With his passing this past week, veteran songsmith Robert Sherman enters those most hallowed of music halls—the myth. Even beyond his personal life—he was with the platoon of American troops that liberated the German concentration camp Dachau during World War II—and his many achievements and accolades, he will always been known by the sound he left behind, the lingering melodies and razor sharp lyrics that would keep generations humming and singing along. After a challenge from their Tin Pan Alley icon father Al, Robert and his brother Richard became a duo, delivering an early hit for Disney’s reigning sweater girl, Annette Funicello. Their 1958 collaboration, “Tall Paul,” got the attention of Walt, and he soon hired the duo as resident House of Mouse composers.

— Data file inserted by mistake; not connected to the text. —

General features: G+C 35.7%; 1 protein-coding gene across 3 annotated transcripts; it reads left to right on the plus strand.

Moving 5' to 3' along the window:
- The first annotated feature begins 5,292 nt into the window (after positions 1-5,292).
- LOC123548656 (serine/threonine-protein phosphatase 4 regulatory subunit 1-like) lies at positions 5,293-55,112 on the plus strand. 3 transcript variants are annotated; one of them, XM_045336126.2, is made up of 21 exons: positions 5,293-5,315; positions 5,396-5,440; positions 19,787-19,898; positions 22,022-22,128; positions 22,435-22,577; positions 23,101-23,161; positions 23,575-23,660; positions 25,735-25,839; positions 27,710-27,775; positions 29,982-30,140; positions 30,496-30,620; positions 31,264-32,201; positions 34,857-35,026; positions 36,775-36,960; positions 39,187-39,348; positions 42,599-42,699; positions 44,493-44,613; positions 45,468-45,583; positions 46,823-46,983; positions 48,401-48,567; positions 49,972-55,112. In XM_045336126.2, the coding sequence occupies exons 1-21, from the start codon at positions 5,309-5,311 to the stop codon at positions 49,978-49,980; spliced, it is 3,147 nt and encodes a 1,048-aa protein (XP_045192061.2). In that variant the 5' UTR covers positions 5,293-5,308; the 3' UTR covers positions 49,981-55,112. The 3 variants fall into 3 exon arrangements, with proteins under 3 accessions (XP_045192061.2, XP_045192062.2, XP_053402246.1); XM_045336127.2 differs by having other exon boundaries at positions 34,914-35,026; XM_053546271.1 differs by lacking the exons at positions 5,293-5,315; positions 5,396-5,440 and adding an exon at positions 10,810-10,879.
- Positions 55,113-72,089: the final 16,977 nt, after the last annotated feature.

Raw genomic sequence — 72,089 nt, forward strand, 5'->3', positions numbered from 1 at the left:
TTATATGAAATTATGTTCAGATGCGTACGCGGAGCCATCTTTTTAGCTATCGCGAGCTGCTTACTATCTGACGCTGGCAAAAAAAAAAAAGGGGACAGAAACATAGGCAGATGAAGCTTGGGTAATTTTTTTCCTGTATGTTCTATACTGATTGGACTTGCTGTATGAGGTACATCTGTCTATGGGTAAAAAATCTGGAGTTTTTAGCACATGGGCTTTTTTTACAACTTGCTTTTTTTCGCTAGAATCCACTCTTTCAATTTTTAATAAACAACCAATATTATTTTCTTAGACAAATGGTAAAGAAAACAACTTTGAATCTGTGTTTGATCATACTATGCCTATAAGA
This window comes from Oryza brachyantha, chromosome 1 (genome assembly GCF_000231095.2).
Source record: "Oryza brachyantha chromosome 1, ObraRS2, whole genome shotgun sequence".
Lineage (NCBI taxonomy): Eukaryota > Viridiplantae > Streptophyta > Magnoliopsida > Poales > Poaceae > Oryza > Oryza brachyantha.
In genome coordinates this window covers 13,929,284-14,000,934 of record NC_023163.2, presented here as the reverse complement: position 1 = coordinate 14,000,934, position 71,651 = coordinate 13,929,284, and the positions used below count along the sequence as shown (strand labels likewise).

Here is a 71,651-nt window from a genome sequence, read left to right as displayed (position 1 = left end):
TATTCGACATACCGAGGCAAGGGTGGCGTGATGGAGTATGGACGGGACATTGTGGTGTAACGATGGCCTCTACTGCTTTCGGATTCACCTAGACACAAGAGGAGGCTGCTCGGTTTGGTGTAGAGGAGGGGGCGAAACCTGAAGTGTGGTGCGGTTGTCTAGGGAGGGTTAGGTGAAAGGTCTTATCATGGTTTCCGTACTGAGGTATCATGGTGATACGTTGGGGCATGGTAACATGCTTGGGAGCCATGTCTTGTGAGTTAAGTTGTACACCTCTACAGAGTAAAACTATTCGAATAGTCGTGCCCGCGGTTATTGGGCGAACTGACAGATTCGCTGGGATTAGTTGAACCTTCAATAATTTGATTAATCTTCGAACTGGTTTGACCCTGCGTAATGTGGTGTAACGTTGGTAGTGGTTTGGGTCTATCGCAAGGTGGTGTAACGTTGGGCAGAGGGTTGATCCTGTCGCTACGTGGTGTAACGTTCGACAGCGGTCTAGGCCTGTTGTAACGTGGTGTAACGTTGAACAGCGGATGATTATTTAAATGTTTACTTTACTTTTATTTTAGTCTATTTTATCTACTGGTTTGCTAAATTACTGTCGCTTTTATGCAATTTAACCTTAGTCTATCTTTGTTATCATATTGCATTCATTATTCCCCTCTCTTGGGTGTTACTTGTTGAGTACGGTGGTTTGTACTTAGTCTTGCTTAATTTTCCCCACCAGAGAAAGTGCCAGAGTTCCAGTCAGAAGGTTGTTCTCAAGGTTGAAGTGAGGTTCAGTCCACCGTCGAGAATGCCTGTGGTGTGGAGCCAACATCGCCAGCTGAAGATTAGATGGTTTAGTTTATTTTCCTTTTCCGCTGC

And thus the legacy was born. Over the next few years, the Shermans would craft some of the most memorable music in the history of the studio. They also ventured beyond the celluloid, coming up with material for Disney’s theme parks (“In the Tiki, Tiki, Tiki, Tiki, Tiki Room,” “Making Memories”) as well as the TV and theatre. When the venerable cartoonist died in 1966, the Brothers took their talents freelance, coming back from time to time to work on projects they deemed worthy. Nominated nine times for the Academy Award, he would pick up two for the family favorite Mary Poppins. In his later years, Robert would oversee the conversion of his work to the stage. In the final few years, and in failing health, he spent most of his time living in London and painting, a lifelong passion.